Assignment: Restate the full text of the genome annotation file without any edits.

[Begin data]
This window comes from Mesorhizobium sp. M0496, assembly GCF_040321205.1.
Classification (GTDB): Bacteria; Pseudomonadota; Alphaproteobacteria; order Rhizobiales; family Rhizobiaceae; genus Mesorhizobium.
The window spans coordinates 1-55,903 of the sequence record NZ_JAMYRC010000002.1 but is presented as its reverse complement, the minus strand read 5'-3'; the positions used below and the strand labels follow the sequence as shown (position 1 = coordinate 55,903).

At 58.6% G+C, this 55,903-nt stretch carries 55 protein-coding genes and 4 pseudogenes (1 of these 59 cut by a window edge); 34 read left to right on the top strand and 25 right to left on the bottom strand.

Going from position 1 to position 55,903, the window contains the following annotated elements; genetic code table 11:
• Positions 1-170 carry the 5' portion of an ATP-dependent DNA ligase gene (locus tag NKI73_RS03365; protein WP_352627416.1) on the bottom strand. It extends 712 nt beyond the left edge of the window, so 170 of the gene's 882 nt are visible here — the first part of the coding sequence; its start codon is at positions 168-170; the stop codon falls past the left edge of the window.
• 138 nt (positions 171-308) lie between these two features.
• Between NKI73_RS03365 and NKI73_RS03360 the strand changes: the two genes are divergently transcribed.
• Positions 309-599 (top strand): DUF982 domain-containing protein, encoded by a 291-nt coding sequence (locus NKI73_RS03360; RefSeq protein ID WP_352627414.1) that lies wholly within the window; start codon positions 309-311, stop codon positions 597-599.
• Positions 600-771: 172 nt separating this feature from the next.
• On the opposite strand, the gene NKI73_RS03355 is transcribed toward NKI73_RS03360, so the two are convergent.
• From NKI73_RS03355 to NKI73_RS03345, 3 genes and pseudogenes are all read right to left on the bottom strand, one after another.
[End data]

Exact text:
This window comes from Mesorhizobium sp. M0496, assembly GCF_040321205.1.
Classification (GTDB): Bacteria; Pseudomonadota; Alphaproteobacteria; order Rhizobiales; family Rhizobiaceae; genus Mesorhizobium.
The window spans coordinates 1-55,903 of the sequence record NZ_JAMYRC010000002.1 but is presented as its reverse complement, the minus strand read 5'-3'; the positions used below and the strand labels follow the sequence as shown (position 1 = coordinate 55,903).

At 58.6% G+C, this 55,903-nt stretch carries 55 protein-coding genes and 4 pseudogenes (1 of these 59 cut by a window edge); 34 read left to right on the top strand and 25 right to left on the bottom strand.

Going from position 1 to position 55,903, the window contains the following annotated elements; genetic code table 11:
• Positions 1-170 carry the 5' portion of an ATP-dependent DNA ligase gene (locus tag NKI73_RS03365; protein WP_352627416.1) on the bottom strand. It extends 712 nt beyond the left edge of the window, so 170 of the gene's 882 nt are visible here — the first part of the coding sequence; its start codon is at positions 168-170; the stop codon falls past the left edge of the window.
• 138 nt (positions 171-308) lie between these two features.
• Between NKI73_RS03365 and NKI73_RS03360 the strand changes: the two genes are divergently transcribed.
• Positions 309-599 (top strand): DUF982 domain-containing protein, encoded by a 291-nt coding sequence (locus NKI73_RS03360; RefSeq protein ID WP_352627414.1) that lies wholly within the window; start codon positions 309-311, stop codon positions 597-599.
• Positions 600-771: 172 nt separating this feature from the next.
• On the opposite strand, the gene NKI73_RS03355 is transcribed toward NKI73_RS03360, so the two are convergent.
• From NKI73_RS03355 to NKI73_RS03345, 3 genes and pseudogenes are all read right to left on the bottom strand, one after another.